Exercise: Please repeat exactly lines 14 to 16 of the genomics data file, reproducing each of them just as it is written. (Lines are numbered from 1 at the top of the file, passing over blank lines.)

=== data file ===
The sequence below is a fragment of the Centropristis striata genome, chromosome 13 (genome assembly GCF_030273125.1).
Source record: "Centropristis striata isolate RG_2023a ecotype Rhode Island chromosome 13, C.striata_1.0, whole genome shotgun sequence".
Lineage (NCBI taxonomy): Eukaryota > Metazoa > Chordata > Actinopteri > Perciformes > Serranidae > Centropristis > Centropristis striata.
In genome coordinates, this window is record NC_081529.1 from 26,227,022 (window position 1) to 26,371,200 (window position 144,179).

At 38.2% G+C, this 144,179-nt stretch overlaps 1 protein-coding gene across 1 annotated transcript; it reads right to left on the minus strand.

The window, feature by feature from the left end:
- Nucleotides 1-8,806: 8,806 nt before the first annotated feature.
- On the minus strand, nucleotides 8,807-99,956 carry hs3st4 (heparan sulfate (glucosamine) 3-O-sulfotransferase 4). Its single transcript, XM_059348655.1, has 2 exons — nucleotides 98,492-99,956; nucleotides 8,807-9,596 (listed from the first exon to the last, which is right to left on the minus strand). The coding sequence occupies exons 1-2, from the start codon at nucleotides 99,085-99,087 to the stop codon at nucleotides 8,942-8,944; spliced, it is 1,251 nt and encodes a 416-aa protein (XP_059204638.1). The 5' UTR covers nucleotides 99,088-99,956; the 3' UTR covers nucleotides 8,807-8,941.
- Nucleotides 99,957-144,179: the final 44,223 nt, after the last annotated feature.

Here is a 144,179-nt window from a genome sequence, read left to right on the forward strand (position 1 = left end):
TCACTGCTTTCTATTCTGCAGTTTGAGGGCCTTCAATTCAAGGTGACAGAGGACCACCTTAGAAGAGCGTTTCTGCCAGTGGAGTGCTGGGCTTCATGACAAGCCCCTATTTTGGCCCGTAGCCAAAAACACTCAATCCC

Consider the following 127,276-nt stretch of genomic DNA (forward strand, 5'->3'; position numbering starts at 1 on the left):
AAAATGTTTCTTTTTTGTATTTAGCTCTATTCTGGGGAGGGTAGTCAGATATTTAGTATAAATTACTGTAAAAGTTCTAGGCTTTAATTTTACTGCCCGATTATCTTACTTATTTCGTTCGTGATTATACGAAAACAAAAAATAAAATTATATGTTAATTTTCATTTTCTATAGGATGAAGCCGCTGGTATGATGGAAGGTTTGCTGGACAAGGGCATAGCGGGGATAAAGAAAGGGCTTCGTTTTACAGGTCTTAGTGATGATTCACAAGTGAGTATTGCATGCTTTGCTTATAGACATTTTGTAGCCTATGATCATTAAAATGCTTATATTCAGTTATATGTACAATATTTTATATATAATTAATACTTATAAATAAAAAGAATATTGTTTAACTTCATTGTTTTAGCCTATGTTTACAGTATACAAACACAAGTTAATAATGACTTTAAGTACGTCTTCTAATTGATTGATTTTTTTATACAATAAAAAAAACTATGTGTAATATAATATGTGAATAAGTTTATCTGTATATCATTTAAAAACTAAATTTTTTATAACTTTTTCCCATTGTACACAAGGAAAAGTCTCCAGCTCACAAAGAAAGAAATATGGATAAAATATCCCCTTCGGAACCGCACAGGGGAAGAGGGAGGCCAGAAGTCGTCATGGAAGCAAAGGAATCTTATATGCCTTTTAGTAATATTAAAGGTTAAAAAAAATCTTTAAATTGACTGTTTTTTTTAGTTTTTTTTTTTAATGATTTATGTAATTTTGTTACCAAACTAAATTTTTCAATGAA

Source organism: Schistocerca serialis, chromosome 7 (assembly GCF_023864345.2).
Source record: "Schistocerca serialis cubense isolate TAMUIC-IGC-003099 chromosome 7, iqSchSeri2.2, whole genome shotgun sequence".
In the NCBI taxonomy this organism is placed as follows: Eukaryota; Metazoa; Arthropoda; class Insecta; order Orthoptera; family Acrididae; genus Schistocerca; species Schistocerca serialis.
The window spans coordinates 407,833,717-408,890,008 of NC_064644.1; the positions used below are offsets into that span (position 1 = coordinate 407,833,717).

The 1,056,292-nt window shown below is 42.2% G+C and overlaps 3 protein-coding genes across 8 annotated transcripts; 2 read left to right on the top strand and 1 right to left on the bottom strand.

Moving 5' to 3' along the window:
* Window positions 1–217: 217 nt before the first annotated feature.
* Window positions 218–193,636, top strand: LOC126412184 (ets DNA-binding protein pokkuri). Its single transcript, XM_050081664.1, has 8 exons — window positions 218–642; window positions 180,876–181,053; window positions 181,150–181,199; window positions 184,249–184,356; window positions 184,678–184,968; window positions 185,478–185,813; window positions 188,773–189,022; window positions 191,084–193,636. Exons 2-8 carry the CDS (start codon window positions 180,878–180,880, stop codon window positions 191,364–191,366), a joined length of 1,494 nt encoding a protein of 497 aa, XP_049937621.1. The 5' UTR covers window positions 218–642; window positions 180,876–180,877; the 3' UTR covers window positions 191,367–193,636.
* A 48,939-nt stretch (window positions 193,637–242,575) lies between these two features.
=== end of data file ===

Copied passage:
Source organism: Schistocerca serialis, chromosome 7 (assembly GCF_023864345.2).
Source record: "Schistocerca serialis cubense isolate TAMUIC-IGC-003099 chromosome 7, iqSchSeri2.2, whole genome shotgun sequence".
In the NCBI taxonomy this organism is placed as follows: Eukaryota; Metazoa; Arthropoda; class Insecta; order Orthoptera; family Acrididae; genus Schistocerca; species Schistocerca serialis.